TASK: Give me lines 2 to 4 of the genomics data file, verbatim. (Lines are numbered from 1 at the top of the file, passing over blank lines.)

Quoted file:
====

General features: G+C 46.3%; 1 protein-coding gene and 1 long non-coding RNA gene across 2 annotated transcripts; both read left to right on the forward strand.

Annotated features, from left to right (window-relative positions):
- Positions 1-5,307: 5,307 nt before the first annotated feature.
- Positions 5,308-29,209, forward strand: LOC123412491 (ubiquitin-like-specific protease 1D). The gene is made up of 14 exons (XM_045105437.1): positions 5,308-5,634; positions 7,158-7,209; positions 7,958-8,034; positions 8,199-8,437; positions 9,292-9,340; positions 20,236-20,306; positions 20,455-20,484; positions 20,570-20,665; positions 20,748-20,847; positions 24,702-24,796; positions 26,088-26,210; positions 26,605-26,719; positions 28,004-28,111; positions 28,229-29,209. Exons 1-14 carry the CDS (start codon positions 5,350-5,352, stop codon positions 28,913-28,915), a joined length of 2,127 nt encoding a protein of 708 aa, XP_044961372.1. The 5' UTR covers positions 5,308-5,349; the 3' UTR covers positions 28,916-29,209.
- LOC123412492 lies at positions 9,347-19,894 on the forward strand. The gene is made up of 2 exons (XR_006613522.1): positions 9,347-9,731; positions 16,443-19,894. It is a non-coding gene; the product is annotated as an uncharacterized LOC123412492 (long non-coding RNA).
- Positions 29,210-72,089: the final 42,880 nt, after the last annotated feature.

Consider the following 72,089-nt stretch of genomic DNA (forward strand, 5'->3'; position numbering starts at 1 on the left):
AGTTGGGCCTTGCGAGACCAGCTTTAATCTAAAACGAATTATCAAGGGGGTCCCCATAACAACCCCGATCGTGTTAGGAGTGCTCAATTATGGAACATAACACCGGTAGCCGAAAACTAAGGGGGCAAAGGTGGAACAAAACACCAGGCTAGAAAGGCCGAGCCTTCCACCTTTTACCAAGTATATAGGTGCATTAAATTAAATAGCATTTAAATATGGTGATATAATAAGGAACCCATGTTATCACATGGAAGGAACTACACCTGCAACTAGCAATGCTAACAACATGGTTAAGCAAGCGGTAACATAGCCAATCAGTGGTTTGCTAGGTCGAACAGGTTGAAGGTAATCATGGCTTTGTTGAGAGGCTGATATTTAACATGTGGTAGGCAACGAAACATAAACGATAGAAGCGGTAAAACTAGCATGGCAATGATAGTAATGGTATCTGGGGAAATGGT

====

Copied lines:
Annotated features, from left to right (window-relative positions):
- Positions 1-5,307: 5,307 nt before the first annotated feature.
- Positions 5,308-29,209, forward strand: LOC123412491 (ubiquitin-like-specific protease 1D). The gene is made up of 14 exons (XM_045105437.1): positions 5,308-5,634; positions 7,158-7,209; positions 7,958-8,034; positions 8,199-8,437; positions 9,292-9,340; positions 20,236-20,306; positions 20,455-20,484; positions 20,570-20,665; positions 20,748-20,847; positions 24,702-24,796; positions 26,088-26,210; positions 26,605-26,719; positions 28,004-28,111; positions 28,229-29,209. Exons 1-14 carry the CDS (start codon positions 5,350-5,352, stop codon positions 28,913-28,915), a joined length of 2,127 nt encoding a protein of 708 aa, XP_044961372.1. The 5' UTR covers positions 5,308-5,349; the 3' UTR covers positions 28,916-29,209.